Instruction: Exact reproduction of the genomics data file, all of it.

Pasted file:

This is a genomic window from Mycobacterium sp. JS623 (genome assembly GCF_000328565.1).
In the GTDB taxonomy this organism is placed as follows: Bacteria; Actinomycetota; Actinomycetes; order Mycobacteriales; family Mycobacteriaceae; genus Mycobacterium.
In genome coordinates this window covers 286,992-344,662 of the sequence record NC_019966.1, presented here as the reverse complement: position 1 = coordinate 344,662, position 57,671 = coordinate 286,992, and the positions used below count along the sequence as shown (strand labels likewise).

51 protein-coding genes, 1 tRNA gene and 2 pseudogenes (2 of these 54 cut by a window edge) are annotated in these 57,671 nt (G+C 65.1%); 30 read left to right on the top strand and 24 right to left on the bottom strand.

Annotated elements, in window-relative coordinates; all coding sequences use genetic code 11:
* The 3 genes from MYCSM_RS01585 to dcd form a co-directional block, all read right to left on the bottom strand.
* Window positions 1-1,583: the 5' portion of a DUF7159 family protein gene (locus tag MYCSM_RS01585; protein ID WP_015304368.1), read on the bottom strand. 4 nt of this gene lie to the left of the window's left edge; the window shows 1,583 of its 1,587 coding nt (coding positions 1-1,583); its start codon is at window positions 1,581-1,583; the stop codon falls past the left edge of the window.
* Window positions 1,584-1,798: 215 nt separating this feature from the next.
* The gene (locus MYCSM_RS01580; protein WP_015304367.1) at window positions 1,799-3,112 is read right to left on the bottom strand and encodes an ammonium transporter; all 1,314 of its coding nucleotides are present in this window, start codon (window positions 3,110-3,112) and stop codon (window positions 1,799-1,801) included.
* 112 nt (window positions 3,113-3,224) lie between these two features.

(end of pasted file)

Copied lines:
This is a genomic window from Mycobacterium sp. JS623 (genome assembly GCF_000328565.1).
In the GTDB taxonomy this organism is placed as follows: Bacteria; Actinomycetota; Actinomycetes; order Mycobacteriales; family Mycobacteriaceae; genus Mycobacterium.
In genome coordinates this window covers 286,992-344,662 of the sequence record NC_019966.1, presented here as the reverse complement: position 1 = coordinate 344,662, position 57,671 = coordinate 286,992, and the positions used below count along the sequence as shown (strand labels likewise).

51 protein-coding genes, 1 tRNA gene and 2 pseudogenes (2 of these 54 cut by a window edge) are annotated in these 57,671 nt (G+C 65.1%); 30 read left to right on the top strand and 24 right to left on the bottom strand.

Annotated elements, in window-relative coordinates; all coding sequences use genetic code 11:
* The 3 genes from MYCSM_RS01585 to dcd form a co-directional block, all read right to left on the bottom strand.
* Window positions 1-1,583: the 5' portion of a DUF7159 family protein gene (locus tag MYCSM_RS01585; protein ID WP_015304368.1), read on the bottom strand. 4 nt of this gene lie to the left of the window's left edge; the window shows 1,583 of its 1,587 coding nt (coding positions 1-1,583); its start codon is at window positions 1,581-1,583; the stop codon falls past the left edge of the window.
* Window positions 1,584-1,798: 215 nt separating this feature from the next.
* The gene (locus MYCSM_RS01580; protein WP_015304367.1) at window positions 1,799-3,112 is read right to left on the bottom strand and encodes an ammonium transporter; all 1,314 of its coding nucleotides are present in this window, start codon (window positions 3,110-3,112) and stop codon (window positions 1,799-1,801) included.
* 112 nt (window positions 3,113-3,224) lie between these two features.